What to Do with Waste Vegetation, Garbage, and Debris

A huge pile of cut vegetation at the new cemetery in Rohatyn (Ivano-Frankivsk oblast)
during an extended clearing project. Photo © RJH.

Any cemetery clearing effort creates a huge amount of cut vegetation, most which is unusable as firewood, mulch, or for any other secondary purpose. Some of the cut material will naturally decay at the site in a season or a year, but thicker, drier, and harder plant materials, if they cannot be repurposed, must be disposed of offsite. In some cases the amount of cut thick grasses is also too much for natural decay without causing the vegetation beneath it to rot, so this grass (or at least some of it) must also be taken away for disposal.

Burning waste vegetation at the burial site or elsewhere is rarely advisable. The smoke produced by burning is noxious to cemetery neighbors, and there are laws in Ukraine to prohibit burning of waste in residential and other areas. Annual burning of agricultural fields before planting or after harvesting is a persistent tradition in western Ukraine, despite scientific advice against it on agricultural production grounds and government opposition on health and economic grounds; this public conflict has sharpened opposition to casual waste burning in many communities.

Gathering cut grass and brush at the Jewish cemetery of Kalush (Ivano-Frankivsk oblast). Photo © RJH.

A few burial site heritage projects may be able to engage the local municipality to assist with the removal and processing of cut vegetation. Some towns and cities are large enough to have their own powered wood chippers to shred large branches and mixed vegetation into usable mulch, and some also have contracts with truckers and disposal sites where unusable waste materials can be deposited. In the absence of local support, heritage project leaders will have to arrange for hired trucks to transport the material to fields where the vegetation can be deposited for long-term natural decay, usually for a fee to the landowner. It is normally wise to separate and cut tree trunks and larger branches to manageable lengths so that the wood can be split and used for firewood; cemetery neighbors and others with wood-burning furnaces and stoves may welcome a gift of wood for their personal use.

Garbage, construction debris, and other non-plant waste usually must be removed to a landfill. Sometimes the local municipality can assist with this, but usually the project leaders must make arrangements themselves. Small amounts of inorganic waste can be removed to community waste containers, but larger amounts should be taken by car or truck to a public or private landfill, and deposited at project expense. Some items with recycle or reuse value may be scavenged from non-plant waste and left for informal reclamation; a review of common practice at waste and recycling containers in the area will usually identify what may be of value to others.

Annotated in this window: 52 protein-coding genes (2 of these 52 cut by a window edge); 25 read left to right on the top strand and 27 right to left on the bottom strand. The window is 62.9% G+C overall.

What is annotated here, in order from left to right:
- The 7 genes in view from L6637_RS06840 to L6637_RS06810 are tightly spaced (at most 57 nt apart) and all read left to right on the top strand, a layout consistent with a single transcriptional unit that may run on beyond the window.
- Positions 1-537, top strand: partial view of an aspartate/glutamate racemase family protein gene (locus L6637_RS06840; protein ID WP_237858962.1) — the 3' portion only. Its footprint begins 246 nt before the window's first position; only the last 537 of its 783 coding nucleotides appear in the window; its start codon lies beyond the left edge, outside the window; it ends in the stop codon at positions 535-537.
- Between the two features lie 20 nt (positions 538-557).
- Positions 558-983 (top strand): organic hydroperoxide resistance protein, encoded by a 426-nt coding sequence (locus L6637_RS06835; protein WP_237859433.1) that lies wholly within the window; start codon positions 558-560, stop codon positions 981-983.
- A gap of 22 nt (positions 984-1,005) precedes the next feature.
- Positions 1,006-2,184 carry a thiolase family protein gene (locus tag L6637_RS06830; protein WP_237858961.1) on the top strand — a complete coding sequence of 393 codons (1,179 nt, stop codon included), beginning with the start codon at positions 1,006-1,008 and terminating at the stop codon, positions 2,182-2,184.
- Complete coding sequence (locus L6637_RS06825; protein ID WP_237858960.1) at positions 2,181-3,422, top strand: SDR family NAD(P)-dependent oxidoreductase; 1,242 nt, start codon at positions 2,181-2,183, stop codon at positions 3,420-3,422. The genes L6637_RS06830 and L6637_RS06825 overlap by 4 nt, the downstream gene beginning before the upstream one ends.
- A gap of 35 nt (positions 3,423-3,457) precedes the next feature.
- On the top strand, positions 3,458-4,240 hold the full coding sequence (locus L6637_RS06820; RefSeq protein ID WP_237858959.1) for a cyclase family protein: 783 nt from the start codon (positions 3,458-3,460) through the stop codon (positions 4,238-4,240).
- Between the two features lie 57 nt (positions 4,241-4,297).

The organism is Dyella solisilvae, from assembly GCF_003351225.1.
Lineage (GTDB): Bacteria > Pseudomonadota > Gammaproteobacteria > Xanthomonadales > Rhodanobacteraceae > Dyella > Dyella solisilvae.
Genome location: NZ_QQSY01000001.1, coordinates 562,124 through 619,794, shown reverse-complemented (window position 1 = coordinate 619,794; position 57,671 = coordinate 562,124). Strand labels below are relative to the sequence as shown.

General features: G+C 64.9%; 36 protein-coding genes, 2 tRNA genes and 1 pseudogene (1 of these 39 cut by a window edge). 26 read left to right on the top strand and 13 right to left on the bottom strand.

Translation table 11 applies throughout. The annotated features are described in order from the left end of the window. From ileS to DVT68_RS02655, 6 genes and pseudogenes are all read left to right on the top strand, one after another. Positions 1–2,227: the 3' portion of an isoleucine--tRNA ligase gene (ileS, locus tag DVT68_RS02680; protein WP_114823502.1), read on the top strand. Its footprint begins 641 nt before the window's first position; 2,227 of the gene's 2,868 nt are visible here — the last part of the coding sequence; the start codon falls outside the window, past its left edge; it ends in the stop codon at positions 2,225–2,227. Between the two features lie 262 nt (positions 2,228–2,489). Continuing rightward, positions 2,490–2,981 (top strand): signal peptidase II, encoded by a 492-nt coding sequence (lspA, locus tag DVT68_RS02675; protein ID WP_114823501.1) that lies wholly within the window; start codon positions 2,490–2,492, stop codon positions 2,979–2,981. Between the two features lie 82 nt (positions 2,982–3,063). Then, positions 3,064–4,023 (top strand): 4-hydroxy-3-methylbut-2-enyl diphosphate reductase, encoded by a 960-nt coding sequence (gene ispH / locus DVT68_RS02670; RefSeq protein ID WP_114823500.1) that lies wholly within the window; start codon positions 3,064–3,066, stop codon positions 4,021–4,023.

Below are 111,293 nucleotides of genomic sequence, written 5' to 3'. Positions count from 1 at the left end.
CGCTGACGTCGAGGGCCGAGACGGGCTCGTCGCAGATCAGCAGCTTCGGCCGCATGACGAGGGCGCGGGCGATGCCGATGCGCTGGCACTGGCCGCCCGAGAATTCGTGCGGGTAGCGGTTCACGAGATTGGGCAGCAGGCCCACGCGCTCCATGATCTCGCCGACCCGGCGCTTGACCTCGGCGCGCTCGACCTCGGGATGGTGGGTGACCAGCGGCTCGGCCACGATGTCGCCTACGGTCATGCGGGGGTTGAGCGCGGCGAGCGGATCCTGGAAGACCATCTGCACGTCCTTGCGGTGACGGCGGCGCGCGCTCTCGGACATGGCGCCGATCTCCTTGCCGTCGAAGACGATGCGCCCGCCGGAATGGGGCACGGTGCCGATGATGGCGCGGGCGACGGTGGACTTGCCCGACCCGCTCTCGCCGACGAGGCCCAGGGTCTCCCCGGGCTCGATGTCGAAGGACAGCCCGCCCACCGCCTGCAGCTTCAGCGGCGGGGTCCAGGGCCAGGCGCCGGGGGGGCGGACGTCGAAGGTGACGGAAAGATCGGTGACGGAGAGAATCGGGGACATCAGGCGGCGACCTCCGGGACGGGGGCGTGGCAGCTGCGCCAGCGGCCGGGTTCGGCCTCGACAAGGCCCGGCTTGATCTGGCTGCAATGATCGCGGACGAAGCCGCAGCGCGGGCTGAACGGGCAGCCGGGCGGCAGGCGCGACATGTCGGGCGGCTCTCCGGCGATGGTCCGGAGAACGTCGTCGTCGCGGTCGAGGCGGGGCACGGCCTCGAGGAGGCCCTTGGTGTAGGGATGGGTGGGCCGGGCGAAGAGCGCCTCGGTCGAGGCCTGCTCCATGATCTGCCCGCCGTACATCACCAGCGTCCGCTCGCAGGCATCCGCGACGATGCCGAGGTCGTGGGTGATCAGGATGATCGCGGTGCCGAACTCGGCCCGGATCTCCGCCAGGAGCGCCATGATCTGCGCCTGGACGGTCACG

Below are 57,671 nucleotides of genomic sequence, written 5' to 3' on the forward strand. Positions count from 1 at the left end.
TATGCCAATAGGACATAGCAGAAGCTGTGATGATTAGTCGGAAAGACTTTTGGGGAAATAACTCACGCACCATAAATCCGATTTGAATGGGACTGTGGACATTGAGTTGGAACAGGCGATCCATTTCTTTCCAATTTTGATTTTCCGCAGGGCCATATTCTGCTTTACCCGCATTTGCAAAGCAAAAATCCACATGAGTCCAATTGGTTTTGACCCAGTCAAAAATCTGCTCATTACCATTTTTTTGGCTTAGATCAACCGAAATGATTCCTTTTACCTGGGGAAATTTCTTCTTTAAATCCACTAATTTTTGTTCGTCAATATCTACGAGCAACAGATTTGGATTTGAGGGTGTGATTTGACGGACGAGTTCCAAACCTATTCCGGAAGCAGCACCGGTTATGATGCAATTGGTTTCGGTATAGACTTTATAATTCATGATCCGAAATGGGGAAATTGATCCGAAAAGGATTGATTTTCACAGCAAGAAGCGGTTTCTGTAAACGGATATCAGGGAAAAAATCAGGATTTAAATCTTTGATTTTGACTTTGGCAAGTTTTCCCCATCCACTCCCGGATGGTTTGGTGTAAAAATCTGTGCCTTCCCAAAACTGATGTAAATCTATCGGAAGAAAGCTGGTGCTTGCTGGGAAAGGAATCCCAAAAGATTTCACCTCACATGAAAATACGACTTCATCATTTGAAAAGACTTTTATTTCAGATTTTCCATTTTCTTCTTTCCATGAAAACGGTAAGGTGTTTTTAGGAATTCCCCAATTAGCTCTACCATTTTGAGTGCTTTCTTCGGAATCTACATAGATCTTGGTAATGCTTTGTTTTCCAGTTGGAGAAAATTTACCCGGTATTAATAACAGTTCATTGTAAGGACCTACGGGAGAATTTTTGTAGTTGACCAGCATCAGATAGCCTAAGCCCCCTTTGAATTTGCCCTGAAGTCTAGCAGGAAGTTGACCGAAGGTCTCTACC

Annoyances and Hazards at the Burial Sites

Stone, glass, and metal hazards in a Jewish cemetery. Photo © RJH.

In addition to garbage and debris as described above, vegetation clearing project leaders should be attentive to a number of other annoyances and potentially-dangerous encounters which are possible in Jewish cemetery and mass grave work in western Ukraine. Several of these hazards are clear and may need only this list of reminders; a few will be discussed in more detail below the list:

Although first aid kits and training can mitigate the effects of some of these problems, it is of course far better to try to prevent them from occurring through protection and avoidance. Project leaders should always provide thick and durable gloves to protect the hands of every volunteer at the site, but all workers regardless of the tasks they expect to take up should bring and wear their own strong protective clothing, especially sturdy shoes or boots.